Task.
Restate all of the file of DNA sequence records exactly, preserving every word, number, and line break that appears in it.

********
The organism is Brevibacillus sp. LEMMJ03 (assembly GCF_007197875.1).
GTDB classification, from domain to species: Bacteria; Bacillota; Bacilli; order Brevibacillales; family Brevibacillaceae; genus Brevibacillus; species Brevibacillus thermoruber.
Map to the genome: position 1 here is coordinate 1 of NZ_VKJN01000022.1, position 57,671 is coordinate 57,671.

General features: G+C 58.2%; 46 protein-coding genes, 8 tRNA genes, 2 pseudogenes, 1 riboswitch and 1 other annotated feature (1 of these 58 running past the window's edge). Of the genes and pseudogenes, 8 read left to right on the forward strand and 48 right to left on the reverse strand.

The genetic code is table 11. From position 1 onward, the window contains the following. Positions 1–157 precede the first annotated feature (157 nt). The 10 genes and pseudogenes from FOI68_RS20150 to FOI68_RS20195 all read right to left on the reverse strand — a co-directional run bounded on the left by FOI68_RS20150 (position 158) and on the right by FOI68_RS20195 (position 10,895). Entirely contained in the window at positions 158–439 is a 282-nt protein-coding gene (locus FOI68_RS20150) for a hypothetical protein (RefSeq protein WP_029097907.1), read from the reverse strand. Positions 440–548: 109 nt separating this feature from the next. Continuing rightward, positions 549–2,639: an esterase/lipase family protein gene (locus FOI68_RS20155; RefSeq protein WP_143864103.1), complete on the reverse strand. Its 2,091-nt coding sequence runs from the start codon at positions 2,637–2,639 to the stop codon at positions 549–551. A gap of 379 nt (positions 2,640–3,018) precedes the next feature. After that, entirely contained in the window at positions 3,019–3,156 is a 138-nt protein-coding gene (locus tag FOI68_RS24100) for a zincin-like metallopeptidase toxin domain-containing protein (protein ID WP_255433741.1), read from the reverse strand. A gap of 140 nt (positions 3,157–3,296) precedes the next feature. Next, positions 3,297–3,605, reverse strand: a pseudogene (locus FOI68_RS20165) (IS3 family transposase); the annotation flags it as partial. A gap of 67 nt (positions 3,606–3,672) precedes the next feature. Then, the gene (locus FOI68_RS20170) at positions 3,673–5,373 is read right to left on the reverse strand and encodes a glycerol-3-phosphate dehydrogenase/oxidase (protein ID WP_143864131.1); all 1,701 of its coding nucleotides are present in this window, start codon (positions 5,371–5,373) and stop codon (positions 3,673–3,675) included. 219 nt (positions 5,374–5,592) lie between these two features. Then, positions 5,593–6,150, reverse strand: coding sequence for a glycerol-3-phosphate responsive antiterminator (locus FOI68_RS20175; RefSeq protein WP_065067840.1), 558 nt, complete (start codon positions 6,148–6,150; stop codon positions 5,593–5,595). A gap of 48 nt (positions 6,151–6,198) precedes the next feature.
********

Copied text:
The organism is Brevibacillus sp. LEMMJ03 (assembly GCF_007197875.1).
GTDB classification, from domain to species: Bacteria; Bacillota; Bacilli; order Brevibacillales; family Brevibacillaceae; genus Brevibacillus; species Brevibacillus thermoruber.
Map to the genome: position 1 here is coordinate 1 of NZ_VKJN01000022.1, position 57,671 is coordinate 57,671.

General features: G+C 58.2%; 46 protein-coding genes, 8 tRNA genes, 2 pseudogenes, 1 riboswitch and 1 other annotated feature (1 of these 58 running past the window's edge). Of the genes and pseudogenes, 8 read left to right on the forward strand and 48 right to left on the reverse strand.

The genetic code is table 11. From position 1 onward, the window contains the following. Positions 1–157 precede the first annotated feature (157 nt). The 10 genes and pseudogenes from FOI68_RS20150 to FOI68_RS20195 all read right to left on the reverse strand — a co-directional run bounded on the left by FOI68_RS20150 (position 158) and on the right by FOI68_RS20195 (position 10,895). Entirely contained in the window at positions 158–439 is a 282-nt protein-coding gene (locus FOI68_RS20150) for a hypothetical protein (RefSeq protein WP_029097907.1), read from the reverse strand. Positions 440–548: 109 nt separating this feature from the next. Continuing rightward, positions 549–2,639: an esterase/lipase family protein gene (locus FOI68_RS20155; RefSeq protein WP_143864103.1), complete on the reverse strand. Its 2,091-nt coding sequence runs from the start codon at positions 2,637–2,639 to the stop codon at positions 549–551. A gap of 379 nt (positions 2,640–3,018) precedes the next feature. After that, entirely contained in the window at positions 3,019–3,156 is a 138-nt protein-coding gene (locus tag FOI68_RS24100) for a zincin-like metallopeptidase toxin domain-containing protein (protein ID WP_255433741.1), read from the reverse strand. A gap of 140 nt (positions 3,157–3,296) precedes the next feature. Next, positions 3,297–3,605, reverse strand: a pseudogene (locus FOI68_RS20165) (IS3 family transposase); the annotation flags it as partial. A gap of 67 nt (positions 3,606–3,672) precedes the next feature. Then, the gene (locus FOI68_RS20170) at positions 3,673–5,373 is read right to left on the reverse strand and encodes a glycerol-3-phosphate dehydrogenase/oxidase (protein ID WP_143864131.1); all 1,701 of its coding nucleotides are present in this window, start codon (positions 5,371–5,373) and stop codon (positions 3,673–3,675) included. 219 nt (positions 5,374–5,592) lie between these two features. Then, positions 5,593–6,150, reverse strand: coding sequence for a glycerol-3-phosphate responsive antiterminator (locus FOI68_RS20175; RefSeq protein WP_065067840.1), 558 nt, complete (start codon positions 6,148–6,150; stop codon positions 5,593–5,595). A gap of 48 nt (positions 6,151–6,198) precedes the next feature.